Designers and clients come from different worlds. The creative arts and business sometimes seem to be at cross-purposes. The focus of design professionals often centers around producing work that is artistic, fresh, conceptual and delivered with a high degree of craftsmanship. Business clients, on the other hand, while understanding the value of innovation and quality, are primarily concerned with achieving strategic business goals such as promoting products, acquiring new customers and maximizing profits. While at first glance this apparent dichotomy may seem problematic, these differences in priorities can provide excellent opportunities for both innovation and effectiveness. The most effective business communications are often born out of a symbiotic relationship between talented designers and savvy clients. It’s when creatives and clients work as a team, each respecting and deferring to the expertise and experience of the other, that the best work occurs.

Here are some tips on fostering that kind of productive relationship:

Learn to leverage one another’s strengths

It’s best for each party to allow the other to exercise their particular skills and expertise. In general, business clients should avoid dictating design solutions, and creatives should defer to their clients for insights about their products, markets, and customers. That being said, designers shouldn’t assume their clients lack imagination and clients should never underestimate a designer’s business sense. In the course of my career, I’ve often been delighted by my clients’ brilliant creative suggestions! Man of the world’s most innovative people operate in the world of business. Creativity is not confined to the arts. The point is, it’s a team effort, but it’s wise to let each party do what they do best. In the end, everyone should work toward the same goals.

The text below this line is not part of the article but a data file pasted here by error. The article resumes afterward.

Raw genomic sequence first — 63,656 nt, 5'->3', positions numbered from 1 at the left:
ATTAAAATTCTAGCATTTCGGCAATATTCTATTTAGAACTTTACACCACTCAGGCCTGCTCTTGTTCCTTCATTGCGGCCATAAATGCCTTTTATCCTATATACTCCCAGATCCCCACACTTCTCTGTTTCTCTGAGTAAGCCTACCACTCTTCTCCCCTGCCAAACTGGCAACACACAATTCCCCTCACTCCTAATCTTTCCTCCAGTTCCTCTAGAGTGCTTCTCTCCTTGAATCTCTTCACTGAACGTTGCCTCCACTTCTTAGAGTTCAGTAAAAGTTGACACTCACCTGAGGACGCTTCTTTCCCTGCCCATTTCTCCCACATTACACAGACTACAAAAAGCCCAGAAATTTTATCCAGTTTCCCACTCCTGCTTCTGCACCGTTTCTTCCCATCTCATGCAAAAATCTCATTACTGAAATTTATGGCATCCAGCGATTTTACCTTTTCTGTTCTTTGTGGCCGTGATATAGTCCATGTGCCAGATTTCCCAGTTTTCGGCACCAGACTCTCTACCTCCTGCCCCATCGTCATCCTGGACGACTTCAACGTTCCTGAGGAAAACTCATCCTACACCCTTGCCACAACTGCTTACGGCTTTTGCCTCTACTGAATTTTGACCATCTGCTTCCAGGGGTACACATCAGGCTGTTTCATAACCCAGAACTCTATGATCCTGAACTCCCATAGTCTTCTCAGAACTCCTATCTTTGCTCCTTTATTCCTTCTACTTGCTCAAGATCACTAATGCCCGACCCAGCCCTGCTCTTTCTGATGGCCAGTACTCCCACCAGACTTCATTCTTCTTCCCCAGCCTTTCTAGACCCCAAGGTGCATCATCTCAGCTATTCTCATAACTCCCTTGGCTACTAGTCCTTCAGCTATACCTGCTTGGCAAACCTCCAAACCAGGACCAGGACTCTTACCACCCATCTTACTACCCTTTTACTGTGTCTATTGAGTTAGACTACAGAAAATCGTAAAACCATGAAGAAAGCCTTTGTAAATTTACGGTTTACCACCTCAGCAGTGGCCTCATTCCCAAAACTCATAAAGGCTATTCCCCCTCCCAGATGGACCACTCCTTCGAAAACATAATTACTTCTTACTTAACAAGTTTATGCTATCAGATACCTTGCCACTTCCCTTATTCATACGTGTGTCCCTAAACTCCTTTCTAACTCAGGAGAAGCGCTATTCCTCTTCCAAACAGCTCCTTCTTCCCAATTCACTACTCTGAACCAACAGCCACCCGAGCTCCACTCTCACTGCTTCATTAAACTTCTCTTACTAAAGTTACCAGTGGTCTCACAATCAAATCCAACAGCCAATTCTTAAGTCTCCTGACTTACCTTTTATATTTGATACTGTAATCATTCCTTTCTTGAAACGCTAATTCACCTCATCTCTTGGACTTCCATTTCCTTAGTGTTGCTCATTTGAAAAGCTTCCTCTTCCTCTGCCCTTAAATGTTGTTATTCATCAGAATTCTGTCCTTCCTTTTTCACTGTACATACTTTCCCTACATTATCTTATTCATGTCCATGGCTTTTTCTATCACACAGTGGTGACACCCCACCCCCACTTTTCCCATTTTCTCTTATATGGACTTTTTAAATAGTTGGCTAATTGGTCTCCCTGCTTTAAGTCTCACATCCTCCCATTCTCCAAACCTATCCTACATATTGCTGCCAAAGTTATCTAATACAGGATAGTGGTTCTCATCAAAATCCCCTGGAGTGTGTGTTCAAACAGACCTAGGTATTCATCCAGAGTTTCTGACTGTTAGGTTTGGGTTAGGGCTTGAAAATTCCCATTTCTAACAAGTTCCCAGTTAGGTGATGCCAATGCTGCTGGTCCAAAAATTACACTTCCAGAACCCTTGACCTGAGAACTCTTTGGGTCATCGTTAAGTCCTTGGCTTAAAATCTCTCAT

Define the project clearly

What is the objective of the project? Who is it for? What key messages should be communicated? Should a particular “tone” be use to represent the company and the product? What is the budget? These and other key questions are best addressed before the project begins—preferably in writing. A good creative brief can serve as a blueprint when generating ideas and can go a long way toward objectifying what is often a very subjective process. It’s always easier when all parties involved start from the same place.

Clients: Focus on the problem rather than a preconceived solution

 Clients sometimes hire designers merely because they need a brochure, package, website or ad produced, but it’s always better to start with a well-defined business problem rather than a preconceived solution. For example, the goal may be to introduce a product’s unique features and benefits to a particular audience. A brochure might be the perfect vehicle to accomplish that—but maybe not. A creative professional may suggest other alternatives that could be more effective and is at his or her best when looking at a problem from all sides and imagining a variety of possible approaches. Don’t tie your designer’s hands by jumping to a solution too early in the process. When you engage the services of a designer, the result may be a logo, brochure or website, but what you’re really paying for is their ability to solve business communication problems and convey ideas visually.

Designers: It’s not self-expression—it’s business